I’m always open to advice from the trenches so I really appreciated his “Sermons for Grumpy Campers” about how to counter student opposition to active learning. He presents his advice as “mini-sermons”. The first two are about group work, which really interested me. As a student, I hated group work. As a instructor, I’m contemplating how to incorporate group work into the classroom. Felder addressed both of my concerns by stating that group work is the way the world works and it is best for the student to learn how to cope now. Good point.

When you use a proven teaching method that makes students uncomfortable, it’s important to let them know why you’re doing it. If you can convince them that it’s not for your own selfish or lazy purposes but to try to improve their learning and grades, they tend to ramp down their resistance long enough to see the benefits for themselves.

It would be much easier for me to stand up at the front of the room and talk about a subject I know really well. I’m finding incorporating active learning strategies into class time much more challenging. I have to find the right balance between lecture and active learning, I have to select a strategy that I think will be effective, and I have to motivate students to venture outside of the their comfort zone. So why would I want to make more work for myself? Simply, what is the point of teaching if you are using ineffective techniques? Doing the job well means I have to step outside my comfort zone too.

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How to Promote Active Learning within the Classroom

We are not about to propose that you throw out lecturing and make every class you teach a total active learning extravaganza. You know more than most of your students do about your subject, and you need to spend part of your class time teaching them what you know – explaining, clarifying, demonstrating, modeling, etc. What we are suggesting is to avoid making lecturing the only thing you do.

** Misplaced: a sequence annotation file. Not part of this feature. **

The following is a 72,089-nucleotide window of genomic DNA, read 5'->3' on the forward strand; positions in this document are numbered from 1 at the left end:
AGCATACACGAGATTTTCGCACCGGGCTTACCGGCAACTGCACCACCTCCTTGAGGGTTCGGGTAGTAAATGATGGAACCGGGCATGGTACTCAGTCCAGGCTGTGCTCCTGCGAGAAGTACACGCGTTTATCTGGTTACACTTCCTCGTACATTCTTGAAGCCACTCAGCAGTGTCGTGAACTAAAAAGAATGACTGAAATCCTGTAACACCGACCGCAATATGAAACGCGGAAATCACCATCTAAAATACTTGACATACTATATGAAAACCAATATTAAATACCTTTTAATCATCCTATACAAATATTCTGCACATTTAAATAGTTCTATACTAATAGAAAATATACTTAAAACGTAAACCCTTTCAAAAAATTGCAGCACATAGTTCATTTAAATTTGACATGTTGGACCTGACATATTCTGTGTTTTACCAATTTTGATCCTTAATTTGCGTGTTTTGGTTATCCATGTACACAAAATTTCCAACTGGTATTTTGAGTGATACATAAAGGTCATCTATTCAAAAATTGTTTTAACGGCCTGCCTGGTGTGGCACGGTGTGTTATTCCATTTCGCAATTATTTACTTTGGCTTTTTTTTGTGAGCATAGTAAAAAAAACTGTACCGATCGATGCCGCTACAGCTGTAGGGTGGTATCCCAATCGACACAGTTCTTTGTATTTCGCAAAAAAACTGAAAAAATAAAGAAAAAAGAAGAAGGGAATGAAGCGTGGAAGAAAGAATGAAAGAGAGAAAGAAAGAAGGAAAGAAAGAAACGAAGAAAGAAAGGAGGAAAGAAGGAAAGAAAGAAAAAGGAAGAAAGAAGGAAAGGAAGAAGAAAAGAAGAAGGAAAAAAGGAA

(Felder and Brent, 2009)

As I mentioned in the previous post, active learning makes sense. Students cannot learn material passively, so the transition from traditional lecture format to active learning is intuitive. What teacher doesn’t want their students to learn better? Thus, I was all gung ho about the concept when I first discovered it. I developed several learning activities that I thought I could have the students do during lecture time instead of me talking.  My idea was that students would read the material before class and then we would spend class time learning. The complete opposite of the traditional model of the material being presented during class time and students learning the material outside of class. I turned my lecture into an “active learning extravaganza”.



Students did not come to class prepared or they didn’t understand what they read. I still had to spend time explaining the material. I learned that I couldn’t replace lecturing completely with active learning activities. I wish I had read Felder and Brent’s paper beforehand. My mistake was making the exercises too long. Felder and Brent recommend no longer than 3 minutes.

A much better approach is to intermingle lecture with active learning activities. During the lecture portion, I can focus on more common mistakes or the more difficult concepts, with the rest of the material still in the course handout. The next step is to look at the course material and identify which concepts need lecturing and then how to incorporate a brief active learning activity after the lecture portion.

I still need to refine the balance between course material and learning. I suppose that job will never be done, but shouldn’t prevent us from trying.

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What is Active Learning?

When I went to school, class looked very similar to this one from 1943. The professor was at the front of the room and the students were sitting in rows desperately trying to record every thing that was said.

Instructor Lecturing

These days, the goal is to have students participate in active rather than this kind of passive learning.

What is active learning?

Defining “active learning” is a bit problematic. The term means different thing to different people, while for some the very concept is redundant since it is impossible to learn anything passively.

according to the Center for Teaching and Learning at the University of Minnesota. They go on to define active learning as

an approach to instruction in which students engage the material they study through reading, writing, talking, listening, and reflecting. Active learning stands in contrast to “standard” modes of instruction in which teachers do most of the talking and students are passive.